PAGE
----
Saturday, January 21, 2017


Recently we climbed up the 10 levels of the Mae Sa Waterfall during our Mae Rim loop tour in Chiang Mai. 

Arriving early made sure there is no tourists yet and we were really alone on our climb. It will also make sure that it is really manageable before the heat of the day kicks in, even though it is not a steep climb but still a sweaty one. 

Entrance fee and parking fee were charged at the entrance boot, even though entrance fee should have been waved due to the governments announcement during the mourning period for the late King Bhumibol Adulyadej. 

At the end of November there was also still plenty of water running. We had been here in March many years before and there was no water left. There are booth and food stalls at the parking lot, a bit up from the visitor center. However, as one Thai friend explained to me, a typical Thai visitor will only come for shopping and/or food, but will not really walk up the waterfalls. I am not sure if this is generally true, but it was actually what I saw during my visit. 

Thursday, January 19, 2017


A real treat during our last visit to Chiang Mai was the offer from our local guest house owner to guide us up into the mountains west of the city to a local Hmong village. While we took our own car up the mountain, we had to park it at the Bhuping Palace and continued the bumpy mountain road in a pick-up truck from the Hmong village. The drive itself was already exciting since we went up into the clouds and the rain forest of Doi Pui mountain. Somewhere along the way we stopped to have locally grown coffee and of course we bought some to take home. 

Our destination on the mountain was Khun Chang Kian, a village of White Hmong people, who live up here on the mountain and who support themselves with a tiny bit of tourism, local coffee plantations and of course jobs down in the valley. So far it has been the most non-tourist village of all the mountain tribes I have visited. I have even been to villages in Chiang Rai province where the tourists dressed up as mountain people for a photo shoot! How crazy is that?

A beautiful and quiet village, with pre-schools and grade schools, small coffee shops and I have seen one or two wooden buildings which sell local products, however without being pushy. In fact we took the whole walk through the village without being approached by the locals, unless we initiated the conversation.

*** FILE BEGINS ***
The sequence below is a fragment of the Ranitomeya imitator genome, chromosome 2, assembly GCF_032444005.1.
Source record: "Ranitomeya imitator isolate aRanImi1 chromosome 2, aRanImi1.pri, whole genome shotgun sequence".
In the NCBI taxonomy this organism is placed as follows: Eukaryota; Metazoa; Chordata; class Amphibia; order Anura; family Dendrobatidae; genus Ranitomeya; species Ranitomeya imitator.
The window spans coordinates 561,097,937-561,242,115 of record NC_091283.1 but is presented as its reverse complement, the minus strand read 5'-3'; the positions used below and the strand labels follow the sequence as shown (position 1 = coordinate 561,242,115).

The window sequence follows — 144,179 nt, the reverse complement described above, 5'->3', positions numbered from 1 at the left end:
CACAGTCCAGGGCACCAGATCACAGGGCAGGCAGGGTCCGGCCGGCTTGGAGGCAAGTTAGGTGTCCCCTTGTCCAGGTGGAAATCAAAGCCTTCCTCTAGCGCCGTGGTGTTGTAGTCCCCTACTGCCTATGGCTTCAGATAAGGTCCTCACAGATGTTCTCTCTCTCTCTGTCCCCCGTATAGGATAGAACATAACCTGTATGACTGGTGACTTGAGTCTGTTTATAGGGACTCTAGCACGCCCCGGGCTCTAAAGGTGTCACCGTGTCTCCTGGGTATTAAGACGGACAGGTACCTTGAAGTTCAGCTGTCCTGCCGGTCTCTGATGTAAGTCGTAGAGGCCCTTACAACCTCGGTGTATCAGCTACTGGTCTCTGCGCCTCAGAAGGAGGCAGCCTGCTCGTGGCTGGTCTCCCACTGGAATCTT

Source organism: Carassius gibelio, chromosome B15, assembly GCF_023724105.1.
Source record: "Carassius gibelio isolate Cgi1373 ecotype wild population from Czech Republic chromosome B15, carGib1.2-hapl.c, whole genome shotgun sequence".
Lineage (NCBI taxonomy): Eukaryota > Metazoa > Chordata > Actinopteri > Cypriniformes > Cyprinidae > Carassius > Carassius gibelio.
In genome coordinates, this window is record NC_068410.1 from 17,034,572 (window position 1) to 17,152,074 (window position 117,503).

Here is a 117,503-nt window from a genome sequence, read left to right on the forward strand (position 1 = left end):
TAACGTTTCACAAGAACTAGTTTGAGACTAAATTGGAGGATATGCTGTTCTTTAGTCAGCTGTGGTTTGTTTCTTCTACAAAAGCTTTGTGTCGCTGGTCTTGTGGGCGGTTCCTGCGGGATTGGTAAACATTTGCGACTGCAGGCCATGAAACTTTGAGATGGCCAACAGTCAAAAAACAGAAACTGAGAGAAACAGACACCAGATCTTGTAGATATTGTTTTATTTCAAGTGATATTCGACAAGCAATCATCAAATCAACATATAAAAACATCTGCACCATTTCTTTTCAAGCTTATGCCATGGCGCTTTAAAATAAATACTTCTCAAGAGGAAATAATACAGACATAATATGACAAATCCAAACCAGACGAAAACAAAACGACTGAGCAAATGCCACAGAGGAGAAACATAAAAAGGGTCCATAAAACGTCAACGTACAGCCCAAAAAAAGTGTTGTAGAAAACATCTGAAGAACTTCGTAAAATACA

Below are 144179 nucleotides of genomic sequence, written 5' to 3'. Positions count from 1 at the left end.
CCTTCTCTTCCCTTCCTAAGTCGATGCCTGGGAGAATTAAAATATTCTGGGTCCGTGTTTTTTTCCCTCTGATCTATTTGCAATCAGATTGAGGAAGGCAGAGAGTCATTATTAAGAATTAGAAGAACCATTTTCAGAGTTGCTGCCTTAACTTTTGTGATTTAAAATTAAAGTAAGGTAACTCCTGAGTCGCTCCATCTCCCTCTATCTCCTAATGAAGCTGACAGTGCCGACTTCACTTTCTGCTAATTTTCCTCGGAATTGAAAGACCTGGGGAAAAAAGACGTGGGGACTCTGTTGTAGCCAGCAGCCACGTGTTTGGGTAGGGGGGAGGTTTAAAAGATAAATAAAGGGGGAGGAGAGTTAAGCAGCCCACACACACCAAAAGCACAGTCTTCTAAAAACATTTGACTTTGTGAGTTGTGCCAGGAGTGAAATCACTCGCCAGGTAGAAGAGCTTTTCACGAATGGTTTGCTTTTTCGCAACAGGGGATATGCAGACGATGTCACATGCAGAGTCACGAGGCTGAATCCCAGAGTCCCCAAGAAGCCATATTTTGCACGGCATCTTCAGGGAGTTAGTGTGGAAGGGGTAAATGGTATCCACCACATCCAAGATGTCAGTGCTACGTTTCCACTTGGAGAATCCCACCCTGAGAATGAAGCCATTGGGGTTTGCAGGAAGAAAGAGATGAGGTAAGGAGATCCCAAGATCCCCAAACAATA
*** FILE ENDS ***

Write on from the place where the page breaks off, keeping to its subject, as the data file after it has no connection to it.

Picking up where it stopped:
A really nice experience as a whole day trip, including Bhuping Palace and the craziness of Wat Phra That Doi Suthep in the late afternoon. Not cheap, but very well worth it, thanks to the vast amount of knowledge from our local friend. 


Tuesday, January 17, 2017


One of my favourite day trips in Bangkok is to take the boat outside of the city. For one because it is a cheap way to see and explore a lot and it is also an efficient way to leave the city without being hassled by the traffic. 

I've done the trip up to Nonthaburi a few times, but by boat I did it last in 2004 to flee the city from the Songkran craze. Surprisingly nothing much had chanced since then. It was still finding the right connections of Subway (MRT) and Sky Train (BTS) to Saphan Taksin (Taksin bridge) and taking an express boat which goes all the way to Nonthaburi peer. Yellow and orange flag boats are the ones which I prefer. Once the tourist sites and Grand Palace stops pass by, I usually have the boat almost to myself. I think I paid 40something baht for the whole way up!  While the boats in the past went on further, to Pak Kred pier, it now stops in Nonthaburi. However, Nonthaburi is a good place to explore for a while. Lots of markets and some temples are there as well as local town life without the craziness of the big city of Bangkok. 

Koh Kred, the artificial island, is still a bit further up the river, but from Nonthaburi there are several options to continue the trip, either by taxi, which will drop you at Pak Kred upriver, or by boat. Usually there are scammers at Nonthaburi pier who want to sell boat trips. I have done those too and quite liked them, but a bit of bargaining is needed to get a good price. This time I just met up with a friend and went up to Koh Kred by car, from where we crossed the river by ferry for 2 Baht. 

Once on the island of Koh Kred, I always feel like being in another world. Note: this is a completely different story on the weekend or on holidays! Very few tourist are here, either Thai or foreigners. Some rent a bicycle to cycle around the island. Others just walk. There are plenty of old temples, restaurants, food stalls, tourist shops and nature to explore. I also just love to sit by the river and watch the ships and boats pass by and enjoy the quietness of this island. The way back is the same way - ferry - taxi and boat or taxi and the new purple line train which will connect to the subway trains further down in Nonthaburi. I tested the purple line train

Nonthaburi square

crossing the river to Koh Kred island

King Rama V

food stalls along the way around the island